Wednesday, April 17, 2013


At one of the rock shows in Arizona this spring I saw a beautiful cabochon labeled “Blue Quartz” with attributes of being able to stimulate new and better relationships, and to remove personal fear of others.  Although I am far from a mineralogist, something didn’t look quite right to me--quartz it was not. The gentleman selling the cab did volunteer that that the original pre-cab rock came from an old collection that in turn was garnered from “a clip mine near Yuma”.  He was uncertain what a clip mine was!

Top section of dumortierite slab.  The pyrophyllite? seems stained with iron.  The upper portion is “fresh” dumortierite from a “break”.  The slab is ~ 12 cm. in length.

I inquired about “blue quartz’ later on in the month at a dusty little rock shop.  Wow, the proprietor took me over to a beer flat and showed me slabs of blue material and told me it was a local mineral called dumortierite---and came from the Clip Mine down near Yuma in southern Azizona.  Serendipity!  So, I purchased a nice slab of the mineral complete with some wonderful “blue markings”.

Reverse of above photo; slab is sawed.  Note that I am uncertain if both shades of blue, light and dark, represent dumortierite, or if they are two different minerals.
Dumortierite is a a rather uncommon aluminum borosilicate, (Al.Fe)7BO3(SiO4)3O3.  Although it may form nice slender crystals, most of the time the mineral is composed of  fibrous aggregates that generally are blue to violet in color (although green, pink, brown and green colors sometimes appear).  Dumortierite is about as hard as quartz (7 Mohs), has a vitreous luster, and occurs both in metamorphic and igneous rocks (aluminum and boron rich).  The rock shop proprietor told me that polished specimens/slabs are commonly observed in southern Arizona and adjacent California but seem rare elsewhere.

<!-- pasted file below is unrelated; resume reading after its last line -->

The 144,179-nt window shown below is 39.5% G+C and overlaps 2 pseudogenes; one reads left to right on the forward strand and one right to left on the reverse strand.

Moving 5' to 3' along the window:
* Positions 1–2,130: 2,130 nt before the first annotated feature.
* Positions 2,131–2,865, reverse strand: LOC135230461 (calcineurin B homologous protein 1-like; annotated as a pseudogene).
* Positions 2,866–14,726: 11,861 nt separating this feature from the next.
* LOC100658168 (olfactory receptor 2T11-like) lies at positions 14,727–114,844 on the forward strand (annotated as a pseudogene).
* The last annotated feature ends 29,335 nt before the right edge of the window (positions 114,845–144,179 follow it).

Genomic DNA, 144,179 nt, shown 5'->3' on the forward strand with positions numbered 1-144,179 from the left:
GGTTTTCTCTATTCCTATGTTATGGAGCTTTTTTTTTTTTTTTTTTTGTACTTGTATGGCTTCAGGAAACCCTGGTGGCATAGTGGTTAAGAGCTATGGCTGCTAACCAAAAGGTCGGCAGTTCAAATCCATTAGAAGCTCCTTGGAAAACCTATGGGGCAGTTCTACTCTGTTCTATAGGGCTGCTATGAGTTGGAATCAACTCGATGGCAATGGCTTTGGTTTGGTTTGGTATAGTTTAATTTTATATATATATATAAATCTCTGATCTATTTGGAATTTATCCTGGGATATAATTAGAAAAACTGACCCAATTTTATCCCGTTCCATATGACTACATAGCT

Photomicrograph of slab—note reflected parallel saw mark.  White mineral is quartz. Width of blue band is ~ 1 cm.  
The specimen that I purchased is a mixture of dumortierite, quartz, a soft clay-like mineral (probably pyrophyllite) and some other unidentified minerals. In places the pyrophyllite? on the slab seems covered by iron staining.

As for the Clip Mine, noted it is “a former underground Pb-Ag-V-Fe-Mn-Sr-Baryte-Fluorspar-Cu (Cl-Br) mine…located about 28 miles north of Yuma, Arizona… Mineralization is a linear ore body with argentiferous, oxidized lead minerals with silver chloride and bromide, vanadinite, and some malachite in a gangue of ferruginous and manganiferous calcite, quartz, fluorite, barite, pyrolusite, iron oxides, celestine (?), gouge and brecciated wall rock, in a lensing vein in a fault zone cutting Tertiary andesitic to dacitic flows, tuffs and breccias…It was mined mainly in 1883 to 1887 and to a lesser degree in 1925 through 1929… Ag/T. Silver produced was more than $1,000,000 (period values) and an additional 7,000 oz. Ag (1928-1929).”

I am going to leave my specimen of dumortierite right here on my desk since it has a strong ability to aid intellectual activity within the brain.... and will assist [me]to develop enhanced mental abilities (Healing Crystals for You, 2013).  I certainly need all the help that I can get.